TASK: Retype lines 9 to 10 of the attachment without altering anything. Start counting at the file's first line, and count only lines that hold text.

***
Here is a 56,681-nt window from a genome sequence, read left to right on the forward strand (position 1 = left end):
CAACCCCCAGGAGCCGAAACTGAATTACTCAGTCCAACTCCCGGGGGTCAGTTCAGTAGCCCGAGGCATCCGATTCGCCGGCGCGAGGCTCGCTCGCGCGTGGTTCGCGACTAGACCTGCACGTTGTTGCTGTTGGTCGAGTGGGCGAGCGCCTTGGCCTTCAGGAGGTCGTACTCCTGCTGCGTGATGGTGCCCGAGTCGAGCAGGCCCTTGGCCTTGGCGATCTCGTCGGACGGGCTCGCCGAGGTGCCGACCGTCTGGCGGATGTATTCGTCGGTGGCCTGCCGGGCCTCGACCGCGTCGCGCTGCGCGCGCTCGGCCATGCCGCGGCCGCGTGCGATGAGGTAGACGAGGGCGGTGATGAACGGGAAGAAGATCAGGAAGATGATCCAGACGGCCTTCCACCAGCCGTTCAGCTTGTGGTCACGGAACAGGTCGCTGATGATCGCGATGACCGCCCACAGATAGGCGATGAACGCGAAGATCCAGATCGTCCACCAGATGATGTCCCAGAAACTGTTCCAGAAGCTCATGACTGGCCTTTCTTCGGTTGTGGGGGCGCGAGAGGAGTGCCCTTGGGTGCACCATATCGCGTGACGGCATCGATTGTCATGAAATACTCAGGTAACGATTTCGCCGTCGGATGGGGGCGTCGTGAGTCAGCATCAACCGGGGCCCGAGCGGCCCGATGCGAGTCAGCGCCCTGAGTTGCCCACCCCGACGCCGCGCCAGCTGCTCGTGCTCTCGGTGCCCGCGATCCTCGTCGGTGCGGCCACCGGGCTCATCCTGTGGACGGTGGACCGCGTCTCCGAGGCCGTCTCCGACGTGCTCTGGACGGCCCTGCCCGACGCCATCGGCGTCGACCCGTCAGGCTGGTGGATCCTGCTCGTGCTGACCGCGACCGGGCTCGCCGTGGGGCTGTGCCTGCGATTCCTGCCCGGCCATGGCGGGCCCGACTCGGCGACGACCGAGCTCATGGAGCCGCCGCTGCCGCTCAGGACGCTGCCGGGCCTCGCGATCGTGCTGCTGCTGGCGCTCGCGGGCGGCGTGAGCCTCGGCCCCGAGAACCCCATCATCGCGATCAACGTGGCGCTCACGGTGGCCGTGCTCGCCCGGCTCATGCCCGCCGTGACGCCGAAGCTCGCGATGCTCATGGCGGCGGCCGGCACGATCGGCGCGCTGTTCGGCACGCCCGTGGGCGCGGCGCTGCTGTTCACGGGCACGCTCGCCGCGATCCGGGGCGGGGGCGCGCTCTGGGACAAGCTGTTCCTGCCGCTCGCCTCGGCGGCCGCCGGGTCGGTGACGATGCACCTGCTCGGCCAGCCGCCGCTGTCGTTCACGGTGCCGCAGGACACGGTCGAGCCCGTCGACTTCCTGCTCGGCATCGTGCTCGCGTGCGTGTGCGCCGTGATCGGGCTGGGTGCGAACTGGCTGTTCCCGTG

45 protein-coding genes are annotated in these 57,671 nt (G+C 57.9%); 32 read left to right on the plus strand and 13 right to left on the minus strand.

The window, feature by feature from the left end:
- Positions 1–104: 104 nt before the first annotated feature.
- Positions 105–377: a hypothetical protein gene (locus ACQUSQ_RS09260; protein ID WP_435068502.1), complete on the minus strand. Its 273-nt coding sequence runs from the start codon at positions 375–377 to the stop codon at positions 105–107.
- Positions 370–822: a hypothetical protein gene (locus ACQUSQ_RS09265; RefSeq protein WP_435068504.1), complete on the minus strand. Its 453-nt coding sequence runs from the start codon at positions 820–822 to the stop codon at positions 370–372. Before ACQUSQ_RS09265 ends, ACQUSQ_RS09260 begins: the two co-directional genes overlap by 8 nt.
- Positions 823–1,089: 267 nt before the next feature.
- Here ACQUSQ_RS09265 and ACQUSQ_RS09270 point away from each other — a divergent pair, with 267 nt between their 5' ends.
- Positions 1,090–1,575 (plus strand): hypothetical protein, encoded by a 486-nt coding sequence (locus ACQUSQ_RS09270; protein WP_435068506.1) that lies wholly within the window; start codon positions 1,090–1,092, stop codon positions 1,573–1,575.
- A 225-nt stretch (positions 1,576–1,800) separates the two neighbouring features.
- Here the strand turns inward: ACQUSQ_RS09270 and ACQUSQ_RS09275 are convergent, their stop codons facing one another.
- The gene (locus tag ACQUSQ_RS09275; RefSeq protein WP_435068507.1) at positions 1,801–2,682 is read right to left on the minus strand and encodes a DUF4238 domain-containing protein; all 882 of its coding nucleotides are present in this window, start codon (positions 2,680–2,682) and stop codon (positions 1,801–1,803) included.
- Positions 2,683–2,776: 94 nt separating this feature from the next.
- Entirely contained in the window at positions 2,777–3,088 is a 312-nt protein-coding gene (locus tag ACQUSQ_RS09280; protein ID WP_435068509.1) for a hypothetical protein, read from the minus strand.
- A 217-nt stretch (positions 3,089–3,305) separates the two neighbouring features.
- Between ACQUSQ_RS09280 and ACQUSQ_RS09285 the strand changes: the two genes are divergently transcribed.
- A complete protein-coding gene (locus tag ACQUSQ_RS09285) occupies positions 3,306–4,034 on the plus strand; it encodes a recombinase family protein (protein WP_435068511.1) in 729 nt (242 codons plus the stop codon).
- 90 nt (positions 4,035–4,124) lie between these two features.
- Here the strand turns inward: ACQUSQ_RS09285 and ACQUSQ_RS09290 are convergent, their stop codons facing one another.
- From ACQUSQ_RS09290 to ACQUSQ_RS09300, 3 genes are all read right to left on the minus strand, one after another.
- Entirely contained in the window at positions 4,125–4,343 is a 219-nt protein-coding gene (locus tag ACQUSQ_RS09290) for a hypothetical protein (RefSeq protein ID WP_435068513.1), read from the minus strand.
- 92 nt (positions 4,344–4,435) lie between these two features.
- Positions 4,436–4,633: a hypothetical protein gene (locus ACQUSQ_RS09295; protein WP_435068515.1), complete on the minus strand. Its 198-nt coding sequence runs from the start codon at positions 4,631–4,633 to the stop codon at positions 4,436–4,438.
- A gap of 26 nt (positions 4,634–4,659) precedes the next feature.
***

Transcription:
- Here ACQUSQ_RS09265 and ACQUSQ_RS09270 point away from each other — a divergent pair, with 267 nt between their 5' ends.
- Positions 1,090–1,575 (plus strand): hypothetical protein, encoded by a 486-nt coding sequence (locus ACQUSQ_RS09270; protein WP_435068506.1) that lies wholly within the window; start codon positions 1,090–1,092, stop codon positions 1,573–1,575.